I helped someone to move forward along her own spiritual path. Her family is important to her as is mine to me. Christianity is very important to her as it is to me. However, she would not be welcome at all Christian churches, she and I are both aware of that fact. So, should I try to coax her into attending a church that is going to constantly call her a sinner, try to drive her towards some, probably physically and mentally unhealthy, form of repentance, possibly (probably) drive apart a family, but that will almost certainly see her walk right back out the door eventually? Common sense would say that is not the answer. So I have to help her on her own journey to faith. The path that she can come to love. The path that can lead her to the transformative Gospel of Jesus Christ. She has said that she wants that Gospel. I can do a little something that might help her to find it. That is a big deal.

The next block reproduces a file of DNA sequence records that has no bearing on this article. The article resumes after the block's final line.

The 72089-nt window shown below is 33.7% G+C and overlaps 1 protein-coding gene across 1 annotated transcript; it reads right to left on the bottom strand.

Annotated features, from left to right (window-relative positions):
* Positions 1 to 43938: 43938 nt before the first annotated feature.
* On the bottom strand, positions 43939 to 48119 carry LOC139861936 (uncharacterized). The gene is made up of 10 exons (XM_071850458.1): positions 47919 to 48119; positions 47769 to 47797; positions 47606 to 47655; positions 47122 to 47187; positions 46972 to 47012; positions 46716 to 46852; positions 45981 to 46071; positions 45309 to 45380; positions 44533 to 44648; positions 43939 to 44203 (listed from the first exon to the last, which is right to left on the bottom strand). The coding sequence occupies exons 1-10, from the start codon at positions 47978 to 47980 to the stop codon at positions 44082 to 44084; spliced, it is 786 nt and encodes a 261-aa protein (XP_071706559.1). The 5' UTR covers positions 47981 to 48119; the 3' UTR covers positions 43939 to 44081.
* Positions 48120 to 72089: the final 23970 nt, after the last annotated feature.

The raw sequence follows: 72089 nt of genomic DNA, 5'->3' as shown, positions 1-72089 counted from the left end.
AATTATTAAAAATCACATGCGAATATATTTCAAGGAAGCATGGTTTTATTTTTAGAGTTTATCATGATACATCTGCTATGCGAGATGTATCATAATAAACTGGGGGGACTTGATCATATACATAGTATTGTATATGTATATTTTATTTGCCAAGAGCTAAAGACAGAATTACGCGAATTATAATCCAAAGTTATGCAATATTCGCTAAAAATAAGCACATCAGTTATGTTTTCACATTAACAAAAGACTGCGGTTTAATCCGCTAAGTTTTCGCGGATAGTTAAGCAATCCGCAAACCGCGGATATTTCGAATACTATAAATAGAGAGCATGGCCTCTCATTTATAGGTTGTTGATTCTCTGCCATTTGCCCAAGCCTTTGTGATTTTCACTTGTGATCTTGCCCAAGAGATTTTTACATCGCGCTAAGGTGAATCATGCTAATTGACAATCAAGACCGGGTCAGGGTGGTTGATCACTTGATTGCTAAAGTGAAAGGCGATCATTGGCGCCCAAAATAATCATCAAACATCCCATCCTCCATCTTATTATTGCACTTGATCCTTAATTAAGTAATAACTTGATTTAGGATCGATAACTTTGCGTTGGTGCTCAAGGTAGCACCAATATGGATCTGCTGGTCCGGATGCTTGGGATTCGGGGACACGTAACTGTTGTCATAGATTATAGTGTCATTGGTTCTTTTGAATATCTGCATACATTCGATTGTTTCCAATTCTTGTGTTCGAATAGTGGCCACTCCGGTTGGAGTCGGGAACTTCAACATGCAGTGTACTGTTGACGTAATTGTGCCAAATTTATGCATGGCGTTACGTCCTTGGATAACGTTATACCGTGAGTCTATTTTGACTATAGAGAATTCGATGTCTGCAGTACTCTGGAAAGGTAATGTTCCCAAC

So, maybe some questions for thought:
–Is my path or “your” path to the Gospel the best for someone else?
–If Christianity is about community and Christian practices, isn’t it significant that someone is a part of the Christian community?
–Does it matter if that community completely agrees with my personal theology? (That’s a very broad statement, BTW, because, at the very least, all those churches do not agree with my theology of God/Godhead/Trinity, regardless of anything else)
–When we talk about religion and Christianity with someone, do we think about the religious path that is best for them or the one that will make us feel the best about ourselves? Should those two be the same?